Faculty Advisor

David S. Adams

Faculty Advisor

Germano S. Iannacchione

Faculty Advisor

Sharon C. Long

Faculty Advisor

John Bergendahl

Faculty Advisor

Jeanine D. Plummer


A multi-scale approach was used to investigate the occurrence and physical characteristics of viral surrogates in water systems. This approach resulted in a methodology to quantify the dynamics and physical parameters of viral surrogates, including bacteriophages and nanoparticles. Physical parameters impacting the occurrence and survival of viruses can be incorporated into models that predict the levels of viral contamination in specific types of water. Multiple full-scale water systems (U.S., Italy and Australia) were tested including surface water, drinking water, stormwater and wastewater systems. Water quality parameters assessed included viral markers (TTV, polyomavirus, microviridae and adenovirus), bacteriophages (MS2 and ΦX-174), and coliforms (total coliforms and E. coli). In this study, the lack of correlations between adenovirus and that of bacterial indicators suggests that these bacterial indicators are not suitable as indicators of viral contamination. In the wastewater samples, microviridae were correlated to the adenovirus, polyomavirus, and TTV. While TTV may have some qualities which are consistent with an indicator such as physical similarity to enteric viruses and occurrence in populations worldwide, the use of TTV as an indicator may be limited as a result of the detection occurrence. The limitations of TTV may impede further analysis and other makers such as coliphages, and microviridae may be easier to study in the near future. Batch scale adsorption tests were conducted. Protein-coated latex nanospheres were used to model bacteriophages (MS2 and ΦX-174) and includes a comparison of the zeta potentials in lab water, and two artificial groundwaters with monovalent and divalent electrolytes. This research shows that protein-coated particles have higher average log10 removals than uncoated particles. Although, the method of fluorescently labeling nanoparticles may not provide consistent data at the nanoscale. The results show both that research on viruses at any scale can be difficult and that new methodologies are needed to analyze virus characteristics in water systems. A new dynamic light scattering methodology, area recorded generalized optical scattering (ARGOS) method, was developed for observing the dynamics of nanoparticles, including bacteriophages MS2 and ΦX-174. This method should be further utilized to predict virus fate and transport in environmental systems and through treatment processes. While the concentration of MS2 is higher than ΦX-174 as demonstrated by relative total intensity, the RMSD shows that the dynamics are greater and have more variation in ΦX-174 than MS2 and this may be a result of the hydrophobic nature of ΦX-174. Relationships such as these should be further explored, and may reflect relationships such as particle bonds or hydrophobicity.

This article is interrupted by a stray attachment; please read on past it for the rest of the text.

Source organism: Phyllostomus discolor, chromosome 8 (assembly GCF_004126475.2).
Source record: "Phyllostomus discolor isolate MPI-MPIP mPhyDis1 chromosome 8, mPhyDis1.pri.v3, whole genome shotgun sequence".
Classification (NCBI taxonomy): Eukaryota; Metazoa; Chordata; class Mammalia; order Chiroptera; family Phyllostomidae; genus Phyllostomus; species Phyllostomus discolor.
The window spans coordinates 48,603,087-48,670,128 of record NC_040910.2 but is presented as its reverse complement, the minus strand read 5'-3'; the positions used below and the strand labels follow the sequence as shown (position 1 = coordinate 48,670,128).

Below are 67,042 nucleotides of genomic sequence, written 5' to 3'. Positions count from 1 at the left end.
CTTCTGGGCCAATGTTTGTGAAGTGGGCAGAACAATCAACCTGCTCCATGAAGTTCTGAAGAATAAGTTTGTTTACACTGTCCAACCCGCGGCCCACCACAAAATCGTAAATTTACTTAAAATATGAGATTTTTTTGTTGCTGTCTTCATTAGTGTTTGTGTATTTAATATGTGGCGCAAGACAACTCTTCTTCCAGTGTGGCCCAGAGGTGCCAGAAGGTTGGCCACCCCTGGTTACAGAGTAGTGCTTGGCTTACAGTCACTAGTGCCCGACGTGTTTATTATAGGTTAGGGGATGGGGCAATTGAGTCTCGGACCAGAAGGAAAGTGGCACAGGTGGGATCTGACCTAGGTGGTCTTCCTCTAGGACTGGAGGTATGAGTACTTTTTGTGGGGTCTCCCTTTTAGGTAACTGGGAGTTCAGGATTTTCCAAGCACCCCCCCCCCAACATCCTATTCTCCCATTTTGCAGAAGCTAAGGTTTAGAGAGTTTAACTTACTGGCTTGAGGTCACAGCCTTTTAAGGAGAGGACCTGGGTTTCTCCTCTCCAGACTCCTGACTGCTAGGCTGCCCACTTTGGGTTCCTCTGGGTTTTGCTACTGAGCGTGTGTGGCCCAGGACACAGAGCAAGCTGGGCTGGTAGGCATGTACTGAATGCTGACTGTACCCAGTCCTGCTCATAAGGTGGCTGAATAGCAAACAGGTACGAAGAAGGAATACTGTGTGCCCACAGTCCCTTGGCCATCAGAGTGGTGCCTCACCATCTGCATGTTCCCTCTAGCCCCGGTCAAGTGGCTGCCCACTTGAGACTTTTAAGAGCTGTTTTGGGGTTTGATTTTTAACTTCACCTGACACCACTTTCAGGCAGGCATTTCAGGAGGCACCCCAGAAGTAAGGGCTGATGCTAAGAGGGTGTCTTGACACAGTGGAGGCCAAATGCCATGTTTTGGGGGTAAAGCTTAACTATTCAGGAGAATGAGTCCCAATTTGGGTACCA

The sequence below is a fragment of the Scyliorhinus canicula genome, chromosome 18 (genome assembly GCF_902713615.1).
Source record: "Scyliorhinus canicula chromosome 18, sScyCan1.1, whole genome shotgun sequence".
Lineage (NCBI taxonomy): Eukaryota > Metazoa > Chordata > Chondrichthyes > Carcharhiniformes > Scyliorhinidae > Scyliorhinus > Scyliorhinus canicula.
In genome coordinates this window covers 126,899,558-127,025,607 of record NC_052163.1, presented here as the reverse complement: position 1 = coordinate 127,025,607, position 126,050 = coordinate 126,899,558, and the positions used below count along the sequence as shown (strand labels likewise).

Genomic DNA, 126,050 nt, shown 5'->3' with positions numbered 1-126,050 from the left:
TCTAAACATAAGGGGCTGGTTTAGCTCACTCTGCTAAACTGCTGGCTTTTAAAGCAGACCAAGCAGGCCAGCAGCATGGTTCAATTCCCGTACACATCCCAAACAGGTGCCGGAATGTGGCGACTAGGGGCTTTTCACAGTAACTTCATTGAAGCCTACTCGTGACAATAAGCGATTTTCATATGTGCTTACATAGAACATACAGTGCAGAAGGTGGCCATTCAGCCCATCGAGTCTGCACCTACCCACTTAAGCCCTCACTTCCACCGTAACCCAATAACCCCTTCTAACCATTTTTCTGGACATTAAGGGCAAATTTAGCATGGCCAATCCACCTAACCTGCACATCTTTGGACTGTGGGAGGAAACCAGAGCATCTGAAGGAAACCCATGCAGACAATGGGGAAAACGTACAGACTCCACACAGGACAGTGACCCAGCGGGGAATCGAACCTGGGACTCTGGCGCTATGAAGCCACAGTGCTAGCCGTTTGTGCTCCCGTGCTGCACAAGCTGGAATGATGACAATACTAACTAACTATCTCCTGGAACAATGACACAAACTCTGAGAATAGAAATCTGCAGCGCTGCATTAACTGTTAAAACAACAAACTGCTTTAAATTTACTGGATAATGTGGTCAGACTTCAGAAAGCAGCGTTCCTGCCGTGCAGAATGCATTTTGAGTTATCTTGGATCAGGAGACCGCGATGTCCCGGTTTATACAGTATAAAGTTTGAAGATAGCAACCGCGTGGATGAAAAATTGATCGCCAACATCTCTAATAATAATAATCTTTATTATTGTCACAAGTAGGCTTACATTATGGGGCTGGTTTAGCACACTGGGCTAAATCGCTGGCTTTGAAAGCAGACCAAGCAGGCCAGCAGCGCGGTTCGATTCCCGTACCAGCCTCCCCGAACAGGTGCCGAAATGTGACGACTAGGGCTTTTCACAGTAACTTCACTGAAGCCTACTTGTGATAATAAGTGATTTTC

Worcester Polytechnic Institute

Degree Name



Civil & Environmental Engineering

Project Type


Date Accepted





Time-Dependent Light Scattering, Nanospheres, Bacteriophages, ARGOS method